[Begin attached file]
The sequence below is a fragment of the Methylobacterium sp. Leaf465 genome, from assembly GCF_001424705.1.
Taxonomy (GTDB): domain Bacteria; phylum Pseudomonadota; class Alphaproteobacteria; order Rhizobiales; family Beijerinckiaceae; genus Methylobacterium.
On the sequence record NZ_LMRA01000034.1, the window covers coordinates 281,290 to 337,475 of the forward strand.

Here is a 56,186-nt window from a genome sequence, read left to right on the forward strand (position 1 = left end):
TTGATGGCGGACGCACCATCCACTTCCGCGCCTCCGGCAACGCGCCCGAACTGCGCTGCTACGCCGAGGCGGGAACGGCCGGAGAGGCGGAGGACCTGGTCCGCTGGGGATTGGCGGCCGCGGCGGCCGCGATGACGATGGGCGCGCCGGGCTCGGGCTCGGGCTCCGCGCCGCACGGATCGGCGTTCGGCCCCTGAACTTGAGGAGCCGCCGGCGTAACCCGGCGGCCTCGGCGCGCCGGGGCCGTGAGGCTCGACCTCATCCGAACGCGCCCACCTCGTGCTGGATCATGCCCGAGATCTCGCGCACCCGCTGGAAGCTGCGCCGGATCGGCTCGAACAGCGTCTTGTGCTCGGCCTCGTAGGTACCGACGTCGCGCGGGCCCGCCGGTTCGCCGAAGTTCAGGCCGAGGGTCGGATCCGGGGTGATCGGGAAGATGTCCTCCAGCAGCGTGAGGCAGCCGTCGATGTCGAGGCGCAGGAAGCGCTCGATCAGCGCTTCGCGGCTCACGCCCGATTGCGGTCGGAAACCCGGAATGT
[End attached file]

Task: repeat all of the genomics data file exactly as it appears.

The sequence below is a fragment of the Methylobacterium sp. Leaf465 genome, from assembly GCF_001424705.1.
Taxonomy (GTDB): domain Bacteria; phylum Pseudomonadota; class Alphaproteobacteria; order Rhizobiales; family Beijerinckiaceae; genus Methylobacterium.
On the sequence record NZ_LMRA01000034.1, the window covers coordinates 281,290 to 337,475 of the forward strand.

Here is a 56,186-nt window from a genome sequence, read left to right on the forward strand (position 1 = left end):
TTGATGGCGGACGCACCATCCACTTCCGCGCCTCCGGCAACGCGCCCGAACTGCGCTGCTACGCCGAGGCGGGAACGGCCGGAGAGGCGGAGGACCTGGTCCGCTGGGGATTGGCGGCCGCGGCGGCCGCGATGACGATGGGCGCGCCGGGCTCGGGCTCGGGCTCCGCGCCGCACGGATCGGCGTTCGGCCCCTGAACTTGAGGAGCCGCCGGCGTAACCCGGCGGCCTCGGCGCGCCGGGGCCGTGAGGCTCGACCTCATCCGAACGCGCCCACCTCGTGCTGGATCATGCCCGAGATCTCGCGCACCCGCTGGAAGCTGCGCCGGATCGGCTCGAACAGCGTCTTGTGCTCGGCCTCGTAGGTACCGACGTCGCGCGGGCCCGCCGGTTCGCCGAAGTTCAGGCCGAGGGTCGGATCCGGGGTGATCGGGAAGATGTCCTCCAGCAGCGTGAGGCAGCCGTCGATGTCGAGGCGCAGGAAGCGCTCGATCAGCGCTTCGCGGCTCACGCCCGATTGCGGTCGGAAACCCGGAATGT